The music (electro-pop) and Vithaya's interpretations are in total agreement with the progression of the story and the pictures.
The actors succeed in transmitting the feelings and impressions of the characters with simple glances.
We leave the room completely disturbed, while being posed full with questions, trying to assimilate all the asked questions by the artist, but completely fascinated and excited !
It is simple either one loves, or one hates this film. I loved it !
Refn signs one of his best movies, he assumes completely his style and (in my opinion) proposes to us a real masterpiece.
I went into the movie theater looking forward to this film. Expecting
something along the likes of Drive, which was a great cinematic
experience in my opinion, I got to see something which had similarities
in execution and style but turned out to be a very different movie from
Without saying too much I will say that this will be one of the weirdest movie experiences you will ever get. It has the same type of artwork that made Drive such a great accomplishment but it takes it a little further. This is done to a point where you can either choose to relate to its ruthlessness and brutality ( it is an extremely violent film) or discard it for it. The setting and scenes are played out beautifully but the pacing feels off as it builds up really slow and never gains pace throughout the showing. At times you feel like you are witnessing scenes from a wonderfully shot masterpiece, yet the next moment it can be as if these scenes add up to nothing substantial. To me it feels as if the director has been overly ambitious and at particular moments he managed to make it work but overall it doesn't hit home. It tries so hard to be memorable and refreshing that at times it turns into a parody of itself.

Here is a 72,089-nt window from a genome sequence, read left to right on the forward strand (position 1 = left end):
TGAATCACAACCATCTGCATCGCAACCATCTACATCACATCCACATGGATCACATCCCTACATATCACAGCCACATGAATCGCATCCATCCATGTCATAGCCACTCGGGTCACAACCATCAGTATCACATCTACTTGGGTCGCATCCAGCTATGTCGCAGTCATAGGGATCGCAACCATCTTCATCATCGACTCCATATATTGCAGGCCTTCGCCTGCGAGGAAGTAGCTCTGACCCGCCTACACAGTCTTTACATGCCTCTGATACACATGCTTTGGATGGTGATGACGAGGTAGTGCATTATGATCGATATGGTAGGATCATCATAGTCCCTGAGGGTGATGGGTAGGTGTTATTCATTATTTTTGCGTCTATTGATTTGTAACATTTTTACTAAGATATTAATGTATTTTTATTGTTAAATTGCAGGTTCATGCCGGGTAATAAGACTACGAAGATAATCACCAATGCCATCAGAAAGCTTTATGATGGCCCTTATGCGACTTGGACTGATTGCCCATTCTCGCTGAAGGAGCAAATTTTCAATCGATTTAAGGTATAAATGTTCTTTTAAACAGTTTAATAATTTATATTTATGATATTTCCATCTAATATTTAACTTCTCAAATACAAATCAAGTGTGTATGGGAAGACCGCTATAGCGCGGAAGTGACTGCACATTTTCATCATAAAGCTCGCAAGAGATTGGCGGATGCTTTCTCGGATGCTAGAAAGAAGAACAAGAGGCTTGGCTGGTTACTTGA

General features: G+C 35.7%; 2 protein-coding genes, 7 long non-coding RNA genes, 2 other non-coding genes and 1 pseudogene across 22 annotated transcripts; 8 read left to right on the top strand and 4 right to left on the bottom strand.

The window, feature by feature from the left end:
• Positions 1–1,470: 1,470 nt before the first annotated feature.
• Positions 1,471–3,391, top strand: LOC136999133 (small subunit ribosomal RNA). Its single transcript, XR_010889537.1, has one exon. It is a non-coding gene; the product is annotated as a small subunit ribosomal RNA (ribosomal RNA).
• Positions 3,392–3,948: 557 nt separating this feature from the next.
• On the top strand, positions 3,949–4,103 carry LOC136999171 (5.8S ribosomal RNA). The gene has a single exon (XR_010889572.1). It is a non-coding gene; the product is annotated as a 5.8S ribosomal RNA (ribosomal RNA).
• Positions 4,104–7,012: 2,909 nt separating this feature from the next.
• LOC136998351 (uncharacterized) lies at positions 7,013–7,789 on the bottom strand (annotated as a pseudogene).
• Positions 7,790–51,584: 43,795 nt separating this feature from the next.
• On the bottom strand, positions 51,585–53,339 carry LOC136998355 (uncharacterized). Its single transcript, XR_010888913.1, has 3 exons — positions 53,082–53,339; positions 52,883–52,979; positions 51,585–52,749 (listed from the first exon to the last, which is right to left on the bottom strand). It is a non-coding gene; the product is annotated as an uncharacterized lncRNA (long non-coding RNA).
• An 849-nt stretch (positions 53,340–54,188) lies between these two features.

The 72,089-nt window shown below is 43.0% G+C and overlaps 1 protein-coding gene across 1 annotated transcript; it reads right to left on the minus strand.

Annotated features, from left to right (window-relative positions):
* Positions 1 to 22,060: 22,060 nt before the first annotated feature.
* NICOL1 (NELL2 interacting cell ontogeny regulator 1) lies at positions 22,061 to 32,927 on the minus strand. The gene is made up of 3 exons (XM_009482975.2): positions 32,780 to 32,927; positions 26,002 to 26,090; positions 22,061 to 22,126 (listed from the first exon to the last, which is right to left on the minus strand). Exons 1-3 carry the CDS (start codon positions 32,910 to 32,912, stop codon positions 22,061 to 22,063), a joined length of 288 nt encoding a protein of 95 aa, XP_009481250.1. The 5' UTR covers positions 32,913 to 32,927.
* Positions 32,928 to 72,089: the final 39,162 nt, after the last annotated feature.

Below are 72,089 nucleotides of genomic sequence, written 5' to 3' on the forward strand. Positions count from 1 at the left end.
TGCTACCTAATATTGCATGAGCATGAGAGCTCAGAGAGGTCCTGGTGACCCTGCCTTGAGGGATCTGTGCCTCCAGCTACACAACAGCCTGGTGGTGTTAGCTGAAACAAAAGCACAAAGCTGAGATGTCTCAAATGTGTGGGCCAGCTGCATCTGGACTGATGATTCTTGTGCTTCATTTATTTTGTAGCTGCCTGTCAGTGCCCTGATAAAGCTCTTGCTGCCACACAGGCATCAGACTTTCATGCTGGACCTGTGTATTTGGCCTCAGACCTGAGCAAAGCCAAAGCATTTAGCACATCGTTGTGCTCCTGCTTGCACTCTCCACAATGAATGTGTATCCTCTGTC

This being said I still enjoyed it for what it was and though the brutality and violence won't be for anyone to be appreciated ( it gets very raunchy)it's an experience I'm glad I did not miss out on. Some other people in the theater where less forgiving ( no pun intended) and left it running for the exit. It's not as accessible as you would want it to be, and it's not as great as it feels it could have been but if you want to watch a film you won't be able to wrap your head around entirely for the next few days I'd say: give it a shot. You might find it worth your while. I certainly found it to be so. A decent piece of artwork or a let down? Depending on what you look for in a film you can only consider it to be one or the other.